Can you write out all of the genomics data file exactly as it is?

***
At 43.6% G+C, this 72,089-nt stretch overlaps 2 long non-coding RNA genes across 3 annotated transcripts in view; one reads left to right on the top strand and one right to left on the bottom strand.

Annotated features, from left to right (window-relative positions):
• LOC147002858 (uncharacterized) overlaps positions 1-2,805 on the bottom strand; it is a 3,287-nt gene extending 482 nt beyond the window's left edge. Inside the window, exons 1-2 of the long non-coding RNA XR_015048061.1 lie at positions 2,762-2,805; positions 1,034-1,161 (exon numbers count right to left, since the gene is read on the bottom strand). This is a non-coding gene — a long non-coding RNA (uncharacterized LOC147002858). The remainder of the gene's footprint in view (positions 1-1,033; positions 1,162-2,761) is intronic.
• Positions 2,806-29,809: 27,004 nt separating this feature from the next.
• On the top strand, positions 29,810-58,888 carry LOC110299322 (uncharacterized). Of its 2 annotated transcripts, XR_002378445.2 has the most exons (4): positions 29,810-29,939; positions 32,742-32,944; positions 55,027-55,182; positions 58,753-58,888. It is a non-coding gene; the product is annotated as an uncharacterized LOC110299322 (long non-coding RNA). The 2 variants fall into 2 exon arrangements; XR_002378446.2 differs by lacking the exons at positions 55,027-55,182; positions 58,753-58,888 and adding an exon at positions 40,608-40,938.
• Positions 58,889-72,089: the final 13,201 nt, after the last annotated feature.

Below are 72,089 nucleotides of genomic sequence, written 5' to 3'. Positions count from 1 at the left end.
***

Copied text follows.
At 43.6% G+C, this 72,089-nt stretch overlaps 2 long non-coding RNA genes across 3 annotated transcripts in view; one reads left to right on the top strand and one right to left on the bottom strand.

Annotated features, from left to right (window-relative positions):
• LOC147002858 (uncharacterized) overlaps positions 1-2,805 on the bottom strand; it is a 3,287-nt gene extending 482 nt beyond the window's left edge. Inside the window, exons 1-2 of the long non-coding RNA XR_015048061.1 lie at positions 2,762-2,805; positions 1,034-1,161 (exon numbers count right to left, since the gene is read on the bottom strand). This is a non-coding gene — a long non-coding RNA (uncharacterized LOC147002858). The remainder of the gene's footprint in view (positions 1-1,033; positions 1,162-2,761) is intronic.
• Positions 2,806-29,809: 27,004 nt separating this feature from the next.
• On the top strand, positions 29,810-58,888 carry LOC110299322 (uncharacterized). Of its 2 annotated transcripts, XR_002378445.2 has the most exons (4): positions 29,810-29,939; positions 32,742-32,944; positions 55,027-55,182; positions 58,753-58,888. It is a non-coding gene; the product is annotated as an uncharacterized LOC110299322 (long non-coding RNA). The 2 variants fall into 2 exon arrangements; XR_002378446.2 differs by lacking the exons at positions 55,027-55,182; positions 58,753-58,888 and adding an exon at positions 40,608-40,938.
• Positions 58,889-72,089: the final 13,201 nt, after the last annotated feature.

Below are 72,089 nucleotides of genomic sequence, written 5' to 3'. Positions count from 1 at the left end.